Is buying the right decision?

The first step in this process is to determine whether or not buying is the right decision for you. It is best to determine this up front rather than when you are under contract.


Selecting a Buyer’s Agent

Buying a home is a complicated process. An experienced agent will help you navigate the process and provide you with guidance. Friends, family, or co-workers are a great source for referrals. Reviews, blogs and websites can also help you select someone who matches your interests.

  • A buyer’s agent. Represents only you and he or she has a fiduciary responsibility to look out for your best interests.
  • Buyer’s broker agreement. You may be asked to sign this document, but it is the seller’s responsibility to pay the buyer’s agent’s commission.
  • The interview process. You will spend a significant amount of time with your agent in this process. Find someone you like and trust! You may want someone who has specific experience in your desired neighborhood.

Organizing Your Finances

Organize your finances, set aside a down payment, and read up on the loan programs. This research will let you know exactly how much you can pay and what it will cost.

  • Get a free credit report. If your credit report has any issues, you will want to leave some time to correct your score so you can get a better mortgage rate. Dispute any errors and reduce your monthly debt obligations now by paying down the balances. Finally, try not to open any new lines of credit and close old lines of credit that you’re not using.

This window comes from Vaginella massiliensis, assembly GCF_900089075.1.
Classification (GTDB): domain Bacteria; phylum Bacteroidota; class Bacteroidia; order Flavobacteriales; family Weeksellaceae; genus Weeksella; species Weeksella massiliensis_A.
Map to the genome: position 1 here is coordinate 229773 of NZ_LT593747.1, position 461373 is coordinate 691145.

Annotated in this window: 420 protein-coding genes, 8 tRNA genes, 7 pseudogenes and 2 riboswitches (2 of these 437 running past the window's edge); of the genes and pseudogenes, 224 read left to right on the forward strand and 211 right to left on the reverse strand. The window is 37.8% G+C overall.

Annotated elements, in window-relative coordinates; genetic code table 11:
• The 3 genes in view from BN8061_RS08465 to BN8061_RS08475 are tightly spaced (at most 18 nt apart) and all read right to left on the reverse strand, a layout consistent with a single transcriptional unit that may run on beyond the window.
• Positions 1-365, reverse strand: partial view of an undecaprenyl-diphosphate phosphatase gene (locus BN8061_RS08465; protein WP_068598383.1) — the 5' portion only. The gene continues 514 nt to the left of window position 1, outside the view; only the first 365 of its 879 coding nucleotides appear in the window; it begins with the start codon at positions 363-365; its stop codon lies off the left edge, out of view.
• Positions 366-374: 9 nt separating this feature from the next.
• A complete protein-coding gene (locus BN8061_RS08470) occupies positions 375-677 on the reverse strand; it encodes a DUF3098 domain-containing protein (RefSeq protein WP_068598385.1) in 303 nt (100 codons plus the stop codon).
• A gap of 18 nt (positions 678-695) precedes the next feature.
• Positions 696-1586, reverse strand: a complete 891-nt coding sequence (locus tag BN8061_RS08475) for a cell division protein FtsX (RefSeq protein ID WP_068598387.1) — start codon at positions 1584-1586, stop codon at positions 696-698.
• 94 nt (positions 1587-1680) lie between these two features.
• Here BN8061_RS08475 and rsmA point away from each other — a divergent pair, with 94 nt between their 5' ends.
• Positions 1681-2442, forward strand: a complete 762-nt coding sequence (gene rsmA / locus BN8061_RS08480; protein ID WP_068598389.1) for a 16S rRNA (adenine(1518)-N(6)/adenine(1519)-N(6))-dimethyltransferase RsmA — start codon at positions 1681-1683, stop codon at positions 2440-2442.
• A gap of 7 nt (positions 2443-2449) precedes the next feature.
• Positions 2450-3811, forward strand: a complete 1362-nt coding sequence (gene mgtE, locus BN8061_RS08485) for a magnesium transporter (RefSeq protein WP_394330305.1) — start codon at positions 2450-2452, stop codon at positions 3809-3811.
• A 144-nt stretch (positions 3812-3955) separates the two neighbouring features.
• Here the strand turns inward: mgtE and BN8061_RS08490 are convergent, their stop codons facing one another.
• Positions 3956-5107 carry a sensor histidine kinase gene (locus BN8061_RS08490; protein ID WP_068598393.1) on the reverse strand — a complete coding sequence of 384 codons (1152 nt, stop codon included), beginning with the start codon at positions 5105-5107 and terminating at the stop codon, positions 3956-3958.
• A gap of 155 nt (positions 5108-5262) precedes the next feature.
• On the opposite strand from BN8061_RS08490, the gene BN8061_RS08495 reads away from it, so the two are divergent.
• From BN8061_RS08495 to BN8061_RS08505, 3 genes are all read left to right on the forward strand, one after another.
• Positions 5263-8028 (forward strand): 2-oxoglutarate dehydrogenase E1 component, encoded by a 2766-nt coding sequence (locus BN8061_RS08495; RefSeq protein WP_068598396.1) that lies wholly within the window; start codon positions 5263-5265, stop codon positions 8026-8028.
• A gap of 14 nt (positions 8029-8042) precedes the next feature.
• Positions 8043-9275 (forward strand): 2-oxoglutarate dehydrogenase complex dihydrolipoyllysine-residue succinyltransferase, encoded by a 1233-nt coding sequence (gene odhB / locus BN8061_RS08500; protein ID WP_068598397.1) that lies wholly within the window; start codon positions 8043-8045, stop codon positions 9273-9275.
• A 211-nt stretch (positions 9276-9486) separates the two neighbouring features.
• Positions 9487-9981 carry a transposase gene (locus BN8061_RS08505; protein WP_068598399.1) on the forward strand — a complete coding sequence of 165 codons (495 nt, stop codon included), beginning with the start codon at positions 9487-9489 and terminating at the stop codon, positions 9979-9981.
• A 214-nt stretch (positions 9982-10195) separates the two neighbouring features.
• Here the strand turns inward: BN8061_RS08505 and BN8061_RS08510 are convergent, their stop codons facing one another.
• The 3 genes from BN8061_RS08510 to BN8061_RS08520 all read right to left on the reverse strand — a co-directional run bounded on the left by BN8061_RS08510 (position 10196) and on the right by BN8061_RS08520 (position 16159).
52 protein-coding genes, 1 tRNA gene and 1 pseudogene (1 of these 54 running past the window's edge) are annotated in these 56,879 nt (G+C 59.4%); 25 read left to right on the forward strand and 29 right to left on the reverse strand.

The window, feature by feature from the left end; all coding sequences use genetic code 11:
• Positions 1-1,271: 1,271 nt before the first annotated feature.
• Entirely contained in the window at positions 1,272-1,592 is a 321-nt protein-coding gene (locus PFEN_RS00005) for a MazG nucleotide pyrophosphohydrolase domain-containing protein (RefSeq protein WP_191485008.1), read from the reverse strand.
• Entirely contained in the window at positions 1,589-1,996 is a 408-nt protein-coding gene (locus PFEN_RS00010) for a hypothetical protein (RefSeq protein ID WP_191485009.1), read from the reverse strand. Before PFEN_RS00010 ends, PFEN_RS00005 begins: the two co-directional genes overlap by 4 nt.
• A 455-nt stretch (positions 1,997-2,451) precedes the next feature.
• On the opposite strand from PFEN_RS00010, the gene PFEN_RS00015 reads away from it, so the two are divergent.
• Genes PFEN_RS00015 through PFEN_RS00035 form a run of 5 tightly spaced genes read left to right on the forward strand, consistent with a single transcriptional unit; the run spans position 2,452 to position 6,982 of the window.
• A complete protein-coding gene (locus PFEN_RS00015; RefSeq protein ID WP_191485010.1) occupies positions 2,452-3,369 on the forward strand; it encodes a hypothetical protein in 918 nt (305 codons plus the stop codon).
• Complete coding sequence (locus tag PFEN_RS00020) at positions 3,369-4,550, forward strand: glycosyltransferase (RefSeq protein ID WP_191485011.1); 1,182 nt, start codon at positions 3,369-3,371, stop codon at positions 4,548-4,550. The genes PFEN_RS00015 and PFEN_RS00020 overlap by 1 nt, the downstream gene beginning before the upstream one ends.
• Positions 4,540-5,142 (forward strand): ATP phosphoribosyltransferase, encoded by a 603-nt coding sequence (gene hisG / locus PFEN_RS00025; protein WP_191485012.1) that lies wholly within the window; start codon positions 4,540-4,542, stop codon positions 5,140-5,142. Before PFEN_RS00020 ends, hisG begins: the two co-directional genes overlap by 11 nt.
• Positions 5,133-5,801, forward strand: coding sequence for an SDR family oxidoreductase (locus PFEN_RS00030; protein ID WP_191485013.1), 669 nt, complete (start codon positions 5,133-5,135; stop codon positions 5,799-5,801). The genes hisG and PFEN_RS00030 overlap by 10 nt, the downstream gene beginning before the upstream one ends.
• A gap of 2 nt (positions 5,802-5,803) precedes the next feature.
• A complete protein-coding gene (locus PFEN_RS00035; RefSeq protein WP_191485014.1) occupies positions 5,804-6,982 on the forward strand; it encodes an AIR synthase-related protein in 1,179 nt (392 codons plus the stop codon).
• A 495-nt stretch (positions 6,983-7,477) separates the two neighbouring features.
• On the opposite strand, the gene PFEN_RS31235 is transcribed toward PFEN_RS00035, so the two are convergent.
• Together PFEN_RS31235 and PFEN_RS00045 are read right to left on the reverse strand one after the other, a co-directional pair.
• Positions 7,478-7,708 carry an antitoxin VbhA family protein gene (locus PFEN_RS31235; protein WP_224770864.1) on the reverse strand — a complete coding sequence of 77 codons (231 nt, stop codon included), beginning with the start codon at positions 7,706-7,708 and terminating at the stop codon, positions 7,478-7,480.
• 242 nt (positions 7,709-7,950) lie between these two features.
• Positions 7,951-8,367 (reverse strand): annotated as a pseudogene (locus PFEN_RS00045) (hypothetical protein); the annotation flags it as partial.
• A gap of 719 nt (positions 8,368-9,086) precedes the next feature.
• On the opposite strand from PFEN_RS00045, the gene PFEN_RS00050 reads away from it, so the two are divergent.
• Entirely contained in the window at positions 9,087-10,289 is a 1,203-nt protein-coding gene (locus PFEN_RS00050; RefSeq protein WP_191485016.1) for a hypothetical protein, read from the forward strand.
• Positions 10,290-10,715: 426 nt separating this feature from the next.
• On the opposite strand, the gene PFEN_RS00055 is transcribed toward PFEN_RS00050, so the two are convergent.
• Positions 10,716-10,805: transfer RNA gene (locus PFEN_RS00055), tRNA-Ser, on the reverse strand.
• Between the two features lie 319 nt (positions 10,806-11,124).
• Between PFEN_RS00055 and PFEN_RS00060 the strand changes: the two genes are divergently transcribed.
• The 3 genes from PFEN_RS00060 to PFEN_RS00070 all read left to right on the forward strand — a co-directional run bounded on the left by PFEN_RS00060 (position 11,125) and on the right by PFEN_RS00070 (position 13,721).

• Find a lender. Ask your agent for lender referrals. He or she has a vested interest in your success, so this can be a good resource for trusted lender. Lenders are not allowed to accept compensation for referrals. You may also want to start with your own financial institution, then interview a few mortgage brokers and choose a loan product that meets your financial situation. Finding a lender you trust, who communicates well and promises to meet your anticipated closing date is also important.
  • Determine a down payment. The more you put down, the lower your monthly mortgage payment. Your chosen loan program may stipulate the minimum down payment, but you can always pay more. The higher the down payment, the bigger your equity position.
  • Get pre-approved for a mortgage. Loan pre-approval is to prove a buyer's credibility to the seller. Check your city or state to see if there are any benefits from taking a local home-buying course.

What’s on the market?

This is the best part - finding a place you’re excited to come home to every day!

  • Set search parameters. Determine your search parameters and decide on your non-negotiables. This might be the square footage, the location, number of bedrooms, a parking spot, or outdoor space.
  • Compare properties. Ask your agent for MLS print outs of compatible properties in your areas of interest.
  • Inform your agent of properties you like. Search online and let your agent know which listings you want to learn more about. Your agent will call the listing agent and gather any additional relevant information.
  • Go to open houses. Be sure you understand open house etiquette. If you are already working with a buyer’s agent be sure to tell the seller’s agent at the open house. And it is ok to put your name down on the sheet!